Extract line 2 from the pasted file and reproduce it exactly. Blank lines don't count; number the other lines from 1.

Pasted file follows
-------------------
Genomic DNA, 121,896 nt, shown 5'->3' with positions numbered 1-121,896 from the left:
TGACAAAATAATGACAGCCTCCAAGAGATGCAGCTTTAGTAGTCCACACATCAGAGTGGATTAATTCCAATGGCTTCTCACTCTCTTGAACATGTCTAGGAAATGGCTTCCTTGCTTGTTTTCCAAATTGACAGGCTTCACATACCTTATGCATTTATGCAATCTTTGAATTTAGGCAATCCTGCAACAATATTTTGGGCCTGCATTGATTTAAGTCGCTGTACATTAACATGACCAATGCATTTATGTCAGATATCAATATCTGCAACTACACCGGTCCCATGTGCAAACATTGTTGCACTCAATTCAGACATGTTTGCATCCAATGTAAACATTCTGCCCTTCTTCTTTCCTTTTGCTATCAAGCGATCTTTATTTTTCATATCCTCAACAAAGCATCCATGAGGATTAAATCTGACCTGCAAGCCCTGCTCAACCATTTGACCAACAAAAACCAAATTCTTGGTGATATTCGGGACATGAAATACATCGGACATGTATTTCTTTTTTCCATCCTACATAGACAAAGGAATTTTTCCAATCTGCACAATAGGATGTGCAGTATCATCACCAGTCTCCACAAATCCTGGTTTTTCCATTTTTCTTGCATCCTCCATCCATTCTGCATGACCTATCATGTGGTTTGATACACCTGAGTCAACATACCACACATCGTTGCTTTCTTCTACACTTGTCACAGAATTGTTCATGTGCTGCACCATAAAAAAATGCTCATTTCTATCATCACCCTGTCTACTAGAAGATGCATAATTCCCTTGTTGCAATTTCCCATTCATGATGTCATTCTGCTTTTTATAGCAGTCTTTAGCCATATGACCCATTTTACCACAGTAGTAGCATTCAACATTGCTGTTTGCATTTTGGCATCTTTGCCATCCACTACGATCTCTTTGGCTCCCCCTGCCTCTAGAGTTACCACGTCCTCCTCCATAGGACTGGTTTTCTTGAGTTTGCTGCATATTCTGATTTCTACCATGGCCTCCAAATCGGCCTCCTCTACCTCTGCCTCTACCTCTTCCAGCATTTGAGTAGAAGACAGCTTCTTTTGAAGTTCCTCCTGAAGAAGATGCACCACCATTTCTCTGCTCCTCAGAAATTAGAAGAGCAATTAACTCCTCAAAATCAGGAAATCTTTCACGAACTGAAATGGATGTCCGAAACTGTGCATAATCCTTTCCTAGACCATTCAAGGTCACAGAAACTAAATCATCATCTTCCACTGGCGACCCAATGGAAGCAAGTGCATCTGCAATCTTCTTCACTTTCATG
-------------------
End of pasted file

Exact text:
TGACAAAATAATGACAGCCTCCAAGAGATGCAGCTTTAGTAGTCCACACATCAGAGTGGATTAATTCCAATGGCTTCTCACTCTCTTGAACATGTCTAGGAAATGGCTTCCTTGCTTGTTTTCCAAATTGACAGGCTTCACATACCTTATGCATTTATGCAATCTTTGAATTTAGGCAATCCTGCAACAATATTTTGGGCCTGCATTGATTTAAGTCGCTGTACATTAACATGACCAATGCATTTATGTCAGATATCAATATCTGCAACTACACCGGTCCCATGTGCAAACATTGTTGCACTCAATTCAGACATGTTTGCATCCAATGTAAACATTCTGCCCTTCTTCTTTCCTTTTGCTATCAAGCGATCTTTATTTTTCATATCCTCAACAAAGCATCCATGAGGATTAAATCTGACCTGCAAGCCCTGCTCAACCATTTGACCAACAAAAACCAAATTCTTGGTGATATTCGGGACATGAAATACATCGGACATGTATTTCTTTTTTCCATCCTACATAGACAAAGGAATTTTTCCAATCTGCACAATAGGATGTGCAGTATCATCACCAGTCTCCACAAATCCTGGTTTTTCCATTTTTCTTGCATCCTCCATCCATTCTGCATGACCTATCATGTGGTTTGATACACCTGAGTCAACATACCACACATCGTTGCTTTCTTCTACACTTGTCACAGAATTGTTCATGTGCTGCACCATAAAAAAATGCTCATTTCTATCATCACCCTGTCTACTAGAAGATGCATAATTCCCTTGTTGCAATTTCCCATTCATGATGTCATTCTGCTTTTTATAGCAGTCTTTAGCCATATGACCCATTTTACCACAGTAGTAGCATTCAACATTGCTGTTTGCATTTTGGCATCTTTGCCATCCACTACGATCTCTTTGGCTCCCCCTGCCTCTAGAGTTACCACGTCCTCCTCCATAGGACTGGTTTTCTTGAGTTTGCTGCATATTCTGATTTCTACCATGGCCTCCAAATCGGCCTCCTCTACCTCTGCCTCTACCTCTTCCAGCATTTGAGTAGAAGACAGCTTCTTTTGAAGTTCCTCCTGAAGAAGATGCACCACCATTTCTCTGCTCCTCAGAAATTAGAAGAGCAATTAACTCCTCAAAATCAGGAAATCTTTCACGAACTGAAATGGATGTCCGAAACTGTGCATAATCCTTTCCTAGACCATTCAAGGTCACAGAAACTAAATCATCATCTTCCACTGGCGACCCAATGGAAGCAAGTGCATCTGCAATCTTCTTCACTTTCATG